455 F2d 965 Kurtz v. Laird

455 F.2d 965

Joseph S. KURTZ, Petitioner-Appellant,
v.
Melvin LAIRD, Secretary of Defense, et al., Respondents-Appellees.

No. 71-2277.

United States Court of Appeals,
Fifth Circuit.

March 7, 1972.

Leonard J. Schwartz, Patrick D. Burke, Rigely, Schwartz, Fagan & Burke, Inc., San Antonio, Tex., for petitioner-appellant.

Seagal V. Wheatley, U. S. Atty., Henry Valdespino, Asst. U. S. Atty., San Antonio, Tex., William S. Sessions, U. S. Atty., Western District of Texas, San Antonio, Tex., for respondents-appellees.

Before BELL, DYER and CLARK, Circuit Judges.

PER CURIAM:

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1

Four months after entering the service, Kurtz filed an application for discharge from the Army as a conscientious objector, pursuant to the applicable Army Regulation.1 Both the chaplain and the hearing officer found Kurtz's beliefs to be sincerely held but recommended that his application be disapproved. Subsequently, the Army Conscientious Review Board denied Kurtz's application. The district court denied habeas relief to Kurtz, holding that there was a basis in fact for the Board's decision. We reverse.

2

The jurisprudence in conscientious objector cases is now too well settled to need elaboration. Our scope of review is the "narrowest known to law." Matyastik v. United States, 5 Cir. 1968, 392 F.2d 657. We do not sit as super draft boards or as a super conscientious objector review board, Kessler v. United States, 5 Cir. 1969, 406 F.2d 151. "The question of jurisdiction of the local board is reached only if there is no basis in fact for the classification which it gave the registrant." Estep v. United States, 1946, 327 U.S. 114, 122-123, 66 S.Ct. 423, 427, 90 L.Ed. 567.

3

Within the narrow confines established for our review we first look to the reasons assigned by the Board for the denial of Kurtz's application. The Board found that:

4

* * * a change must be shown within the application. Additionally a statement of the time that crystallization of these professed views became fixed within the mind of the individual must be stated within the application. Pvt. Kurtz * * * has stated no change at all. In addition to the omitted elements * * * the interviewing chaplain * * * states * * * "I believe that Pvt. Kurtz's system of beliefs as they stand now are sincere. However, I do not personally feel that this philosophy was really finalized until after the individual had entered active military service. Even though I feel the individual is sincere in his beliefs, I do not feel that he has sufficient grounds for discharge from military service as a conscientious objector. I feel he could be of service to the United States Army in a non-combatant capacity." For the above stated reasons the Board finds that the applicant lacks the depth of conviction required to qualify for a discharge as a conscientious objector. (Emphasis supplied)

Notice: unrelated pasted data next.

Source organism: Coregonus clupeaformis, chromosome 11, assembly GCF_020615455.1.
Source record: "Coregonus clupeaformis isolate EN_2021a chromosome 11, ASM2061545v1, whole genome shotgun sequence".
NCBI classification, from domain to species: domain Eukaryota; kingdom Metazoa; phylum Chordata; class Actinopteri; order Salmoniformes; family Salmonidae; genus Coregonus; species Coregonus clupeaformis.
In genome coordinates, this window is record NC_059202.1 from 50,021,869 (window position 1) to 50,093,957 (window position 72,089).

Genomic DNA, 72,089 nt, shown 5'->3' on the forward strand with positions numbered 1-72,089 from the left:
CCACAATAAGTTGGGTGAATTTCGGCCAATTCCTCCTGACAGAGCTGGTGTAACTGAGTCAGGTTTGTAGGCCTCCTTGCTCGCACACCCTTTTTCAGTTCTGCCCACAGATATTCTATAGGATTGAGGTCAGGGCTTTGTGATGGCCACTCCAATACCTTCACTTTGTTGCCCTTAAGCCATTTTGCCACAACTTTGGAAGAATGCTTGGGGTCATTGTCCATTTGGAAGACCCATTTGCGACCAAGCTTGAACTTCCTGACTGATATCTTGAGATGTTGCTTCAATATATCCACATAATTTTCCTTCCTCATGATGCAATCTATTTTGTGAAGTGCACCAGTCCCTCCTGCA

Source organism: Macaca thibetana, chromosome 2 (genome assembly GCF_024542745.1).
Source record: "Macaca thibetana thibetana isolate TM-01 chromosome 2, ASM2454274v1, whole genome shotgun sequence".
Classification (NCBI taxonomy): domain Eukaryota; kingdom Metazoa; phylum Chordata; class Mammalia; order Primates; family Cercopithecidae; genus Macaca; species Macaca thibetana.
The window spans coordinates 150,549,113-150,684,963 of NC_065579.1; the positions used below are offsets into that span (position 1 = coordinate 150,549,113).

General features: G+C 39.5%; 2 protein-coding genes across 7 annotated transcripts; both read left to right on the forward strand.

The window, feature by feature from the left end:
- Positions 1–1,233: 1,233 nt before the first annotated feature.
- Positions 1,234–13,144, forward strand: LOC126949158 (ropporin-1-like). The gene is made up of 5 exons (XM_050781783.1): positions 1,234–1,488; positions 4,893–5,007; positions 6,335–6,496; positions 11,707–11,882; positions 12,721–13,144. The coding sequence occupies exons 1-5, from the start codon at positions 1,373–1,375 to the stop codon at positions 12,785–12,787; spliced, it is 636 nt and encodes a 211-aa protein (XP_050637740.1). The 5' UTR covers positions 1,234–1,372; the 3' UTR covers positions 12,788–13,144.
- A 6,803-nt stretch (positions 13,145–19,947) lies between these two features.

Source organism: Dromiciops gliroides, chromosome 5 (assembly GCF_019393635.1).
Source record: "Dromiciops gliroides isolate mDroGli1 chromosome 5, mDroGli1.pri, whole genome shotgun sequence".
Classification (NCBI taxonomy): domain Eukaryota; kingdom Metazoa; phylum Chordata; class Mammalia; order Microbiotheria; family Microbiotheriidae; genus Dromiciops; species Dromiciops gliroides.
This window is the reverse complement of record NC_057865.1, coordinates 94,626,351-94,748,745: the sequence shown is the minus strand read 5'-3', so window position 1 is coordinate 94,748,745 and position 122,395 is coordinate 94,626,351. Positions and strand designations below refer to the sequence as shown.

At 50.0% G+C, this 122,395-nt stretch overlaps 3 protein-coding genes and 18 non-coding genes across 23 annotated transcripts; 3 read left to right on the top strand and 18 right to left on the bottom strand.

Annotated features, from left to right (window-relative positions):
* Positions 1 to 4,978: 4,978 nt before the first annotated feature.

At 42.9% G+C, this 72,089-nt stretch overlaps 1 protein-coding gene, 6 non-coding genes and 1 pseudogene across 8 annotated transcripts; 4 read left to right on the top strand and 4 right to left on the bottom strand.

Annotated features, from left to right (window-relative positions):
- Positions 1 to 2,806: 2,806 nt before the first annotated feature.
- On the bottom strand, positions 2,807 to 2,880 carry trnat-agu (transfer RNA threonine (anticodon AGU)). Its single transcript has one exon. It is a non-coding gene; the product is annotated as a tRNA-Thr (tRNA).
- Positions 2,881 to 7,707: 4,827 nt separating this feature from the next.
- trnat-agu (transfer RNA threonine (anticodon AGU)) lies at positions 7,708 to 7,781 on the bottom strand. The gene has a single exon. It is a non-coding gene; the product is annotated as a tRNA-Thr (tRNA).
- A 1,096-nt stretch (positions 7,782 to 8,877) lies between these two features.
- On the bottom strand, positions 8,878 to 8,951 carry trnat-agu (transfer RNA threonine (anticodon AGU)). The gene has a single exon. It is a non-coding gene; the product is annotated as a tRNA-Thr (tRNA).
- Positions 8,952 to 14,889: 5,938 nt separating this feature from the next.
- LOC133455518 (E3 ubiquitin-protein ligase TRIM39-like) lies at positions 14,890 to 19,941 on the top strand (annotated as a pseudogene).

5

We confess that we are unable to comprehend the meaning of what the Board said. As we read Kurtz's application, it seems perfectly clear that his conscientious objection to participation in war crystallized after he entered the service. The interviewing chaplain, upon whom the Board relied, also found this to be the fact. He added that Kurtz was sincere, but for some unfathomable reason opined that Kurtz did not have sufficient grounds for a discharge. The Board then, "for the above stated reasons" (the application showed no change of professed views, the chaplain found a finalization of views after Kurtz entered the service, Kurtz was sincere) found that Kurtz "lacks the depth of conviction required * * *."

6

The Board's conclusion does not fit the premise upon which it is based. Furthermore, in this case we can ascribe no other meaning to the phrase "lacks the depth of conviction required,"2 than that Kurtz lacks sincerity. We find no basis in fact in the record to support a conclusion of insincerity.3

7

Reversed and remanded with directions to grant the Writ of Habeas Corpus.

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1

AR 635-20 provides inter alia:

Consideration will be given requests for separation based on bona fide conscientious objection to participation in war, in any form, when such objection develops subsequent to entry into the military service.

2

This phrase was apparently coined in Jennings v. Laird, W.D.Texas 1971, 333 F.Supp. 335, as a parallel to sincerity in a Welsh type case

3

It is not inappropriate for us to once again emphasize the importance of clear and concise Board conclusions based upon a factual record. In pointing out that the phrase "lacks the depth of conviction required" is a nebulous concept, the same trial judge who tried this case in a subsequent case said, "In the countless petitions to lately come before this Court, it becomes increasingly apparent that the Board is using this statement as a 'catchall' or 'rubber stamp' to deny applications." Quamina v. Secretary of Defense, W.D.Texas 1971, No. SA 71-CA-155